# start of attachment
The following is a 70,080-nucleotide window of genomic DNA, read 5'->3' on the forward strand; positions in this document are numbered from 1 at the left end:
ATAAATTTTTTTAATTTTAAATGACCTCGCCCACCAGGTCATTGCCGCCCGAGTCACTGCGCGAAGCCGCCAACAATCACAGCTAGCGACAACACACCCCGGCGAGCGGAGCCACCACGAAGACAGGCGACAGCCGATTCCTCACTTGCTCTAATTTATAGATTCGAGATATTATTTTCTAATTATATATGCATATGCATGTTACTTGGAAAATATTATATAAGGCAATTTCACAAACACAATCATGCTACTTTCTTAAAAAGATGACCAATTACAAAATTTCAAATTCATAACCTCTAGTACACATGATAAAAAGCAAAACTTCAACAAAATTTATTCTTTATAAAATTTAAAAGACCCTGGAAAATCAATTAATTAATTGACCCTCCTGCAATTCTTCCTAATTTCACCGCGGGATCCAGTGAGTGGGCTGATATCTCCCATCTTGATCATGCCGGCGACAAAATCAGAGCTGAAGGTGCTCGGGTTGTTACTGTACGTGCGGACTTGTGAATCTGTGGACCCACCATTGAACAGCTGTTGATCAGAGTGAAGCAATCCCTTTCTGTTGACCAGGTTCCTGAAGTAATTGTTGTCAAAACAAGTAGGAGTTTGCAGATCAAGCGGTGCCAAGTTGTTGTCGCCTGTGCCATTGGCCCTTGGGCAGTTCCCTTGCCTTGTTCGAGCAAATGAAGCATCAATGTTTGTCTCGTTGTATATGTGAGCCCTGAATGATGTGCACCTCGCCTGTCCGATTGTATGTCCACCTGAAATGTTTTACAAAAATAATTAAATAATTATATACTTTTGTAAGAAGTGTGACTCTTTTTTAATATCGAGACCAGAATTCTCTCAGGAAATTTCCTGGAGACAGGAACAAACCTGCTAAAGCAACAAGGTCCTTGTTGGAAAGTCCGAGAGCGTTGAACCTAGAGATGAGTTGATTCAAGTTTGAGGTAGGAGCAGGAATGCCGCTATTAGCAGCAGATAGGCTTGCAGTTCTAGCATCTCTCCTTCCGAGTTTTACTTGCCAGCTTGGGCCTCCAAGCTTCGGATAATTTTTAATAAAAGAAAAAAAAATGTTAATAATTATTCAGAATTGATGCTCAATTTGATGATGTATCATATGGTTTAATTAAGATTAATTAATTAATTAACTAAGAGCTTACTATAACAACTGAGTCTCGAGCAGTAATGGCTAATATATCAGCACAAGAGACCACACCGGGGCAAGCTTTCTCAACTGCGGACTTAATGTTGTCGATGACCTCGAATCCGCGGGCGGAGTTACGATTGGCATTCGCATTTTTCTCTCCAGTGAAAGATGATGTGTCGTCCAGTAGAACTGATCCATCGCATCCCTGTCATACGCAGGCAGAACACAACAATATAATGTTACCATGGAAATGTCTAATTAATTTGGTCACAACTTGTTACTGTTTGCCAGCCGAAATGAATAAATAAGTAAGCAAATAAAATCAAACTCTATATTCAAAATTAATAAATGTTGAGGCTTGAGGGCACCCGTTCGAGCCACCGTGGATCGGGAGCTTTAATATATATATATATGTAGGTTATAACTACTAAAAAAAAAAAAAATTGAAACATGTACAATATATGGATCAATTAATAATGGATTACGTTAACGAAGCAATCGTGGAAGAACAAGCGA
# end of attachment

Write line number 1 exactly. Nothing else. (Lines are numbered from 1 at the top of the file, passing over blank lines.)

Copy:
The following is a 70,080-nucleotide window of genomic DNA, read 5'->3' on the forward strand; positions in this document are numbered from 1 at the left end: